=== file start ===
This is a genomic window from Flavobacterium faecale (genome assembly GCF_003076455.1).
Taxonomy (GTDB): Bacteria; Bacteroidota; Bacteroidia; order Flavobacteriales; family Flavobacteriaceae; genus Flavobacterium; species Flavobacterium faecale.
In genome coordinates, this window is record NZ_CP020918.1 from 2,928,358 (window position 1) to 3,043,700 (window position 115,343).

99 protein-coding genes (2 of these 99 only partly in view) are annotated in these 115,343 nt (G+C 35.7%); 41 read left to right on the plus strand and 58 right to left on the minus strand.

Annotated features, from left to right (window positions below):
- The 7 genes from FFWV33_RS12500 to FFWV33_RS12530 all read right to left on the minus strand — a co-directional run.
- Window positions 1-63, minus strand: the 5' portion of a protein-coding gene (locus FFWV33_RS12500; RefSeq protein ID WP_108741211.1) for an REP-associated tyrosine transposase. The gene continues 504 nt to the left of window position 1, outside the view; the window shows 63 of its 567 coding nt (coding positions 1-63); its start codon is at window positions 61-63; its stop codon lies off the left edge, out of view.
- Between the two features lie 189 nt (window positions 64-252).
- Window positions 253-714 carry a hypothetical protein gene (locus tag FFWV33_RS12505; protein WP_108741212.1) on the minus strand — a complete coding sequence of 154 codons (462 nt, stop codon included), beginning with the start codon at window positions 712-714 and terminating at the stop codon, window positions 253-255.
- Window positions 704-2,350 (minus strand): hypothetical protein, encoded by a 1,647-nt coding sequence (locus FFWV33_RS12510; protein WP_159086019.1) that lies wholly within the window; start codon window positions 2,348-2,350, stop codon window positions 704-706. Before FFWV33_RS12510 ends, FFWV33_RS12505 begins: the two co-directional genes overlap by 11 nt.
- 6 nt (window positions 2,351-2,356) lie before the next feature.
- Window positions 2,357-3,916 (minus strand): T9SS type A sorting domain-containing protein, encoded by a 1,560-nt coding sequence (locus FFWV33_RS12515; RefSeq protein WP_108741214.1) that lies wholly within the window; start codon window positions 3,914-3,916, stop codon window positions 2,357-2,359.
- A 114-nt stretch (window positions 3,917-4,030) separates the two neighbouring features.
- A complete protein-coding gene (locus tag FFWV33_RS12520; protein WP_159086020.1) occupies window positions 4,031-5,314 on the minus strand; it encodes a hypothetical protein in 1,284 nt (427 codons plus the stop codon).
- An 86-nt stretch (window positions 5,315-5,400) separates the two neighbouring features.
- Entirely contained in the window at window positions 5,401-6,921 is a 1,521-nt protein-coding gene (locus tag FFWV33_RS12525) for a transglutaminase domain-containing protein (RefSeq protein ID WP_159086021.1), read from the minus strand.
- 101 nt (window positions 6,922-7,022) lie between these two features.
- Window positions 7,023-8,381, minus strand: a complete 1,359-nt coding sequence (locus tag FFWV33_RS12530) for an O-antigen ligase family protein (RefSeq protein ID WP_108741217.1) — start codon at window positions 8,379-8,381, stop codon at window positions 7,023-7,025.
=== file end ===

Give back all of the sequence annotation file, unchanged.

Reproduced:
This is a genomic window from Flavobacterium faecale (genome assembly GCF_003076455.1).
Taxonomy (GTDB): Bacteria; Bacteroidota; Bacteroidia; order Flavobacteriales; family Flavobacteriaceae; genus Flavobacterium; species Flavobacterium faecale.
In genome coordinates, this window is record NZ_CP020918.1 from 2,928,358 (window position 1) to 3,043,700 (window position 115,343).

99 protein-coding genes (2 of these 99 only partly in view) are annotated in these 115,343 nt (G+C 35.7%); 41 read left to right on the plus strand and 58 right to left on the minus strand.

Annotated features, from left to right (window positions below):
- The 7 genes from FFWV33_RS12500 to FFWV33_RS12530 all read right to left on the minus strand — a co-directional run.
- Window positions 1-63, minus strand: the 5' portion of a protein-coding gene (locus FFWV33_RS12500; RefSeq protein ID WP_108741211.1) for an REP-associated tyrosine transposase. The gene continues 504 nt to the left of window position 1, outside the view; the window shows 63 of its 567 coding nt (coding positions 1-63); its start codon is at window positions 61-63; its stop codon lies off the left edge, out of view.
- Between the two features lie 189 nt (window positions 64-252).
- Window positions 253-714 carry a hypothetical protein gene (locus tag FFWV33_RS12505; protein WP_108741212.1) on the minus strand — a complete coding sequence of 154 codons (462 nt, stop codon included), beginning with the start codon at window positions 712-714 and terminating at the stop codon, window positions 253-255.
- Window positions 704-2,350 (minus strand): hypothetical protein, encoded by a 1,647-nt coding sequence (locus FFWV33_RS12510; protein WP_159086019.1) that lies wholly within the window; start codon window positions 2,348-2,350, stop codon window positions 704-706. Before FFWV33_RS12510 ends, FFWV33_RS12505 begins: the two co-directional genes overlap by 11 nt.
- 6 nt (window positions 2,351-2,356) lie before the next feature.
- Window positions 2,357-3,916 (minus strand): T9SS type A sorting domain-containing protein, encoded by a 1,560-nt coding sequence (locus FFWV33_RS12515; RefSeq protein WP_108741214.1) that lies wholly within the window; start codon window positions 3,914-3,916, stop codon window positions 2,357-2,359.
- A 114-nt stretch (window positions 3,917-4,030) separates the two neighbouring features.
- A complete protein-coding gene (locus tag FFWV33_RS12520; protein WP_159086020.1) occupies window positions 4,031-5,314 on the minus strand; it encodes a hypothetical protein in 1,284 nt (427 codons plus the stop codon).
- An 86-nt stretch (window positions 5,315-5,400) separates the two neighbouring features.
- Entirely contained in the window at window positions 5,401-6,921 is a 1,521-nt protein-coding gene (locus tag FFWV33_RS12525) for a transglutaminase domain-containing protein (RefSeq protein ID WP_159086021.1), read from the minus strand.
- 101 nt (window positions 6,922-7,022) lie between these two features.
- Window positions 7,023-8,381, minus strand: a complete 1,359-nt coding sequence (locus tag FFWV33_RS12530) for an O-antigen ligase family protein (RefSeq protein ID WP_108741217.1) — start codon at window positions 8,379-8,381, stop codon at window positions 7,023-7,025.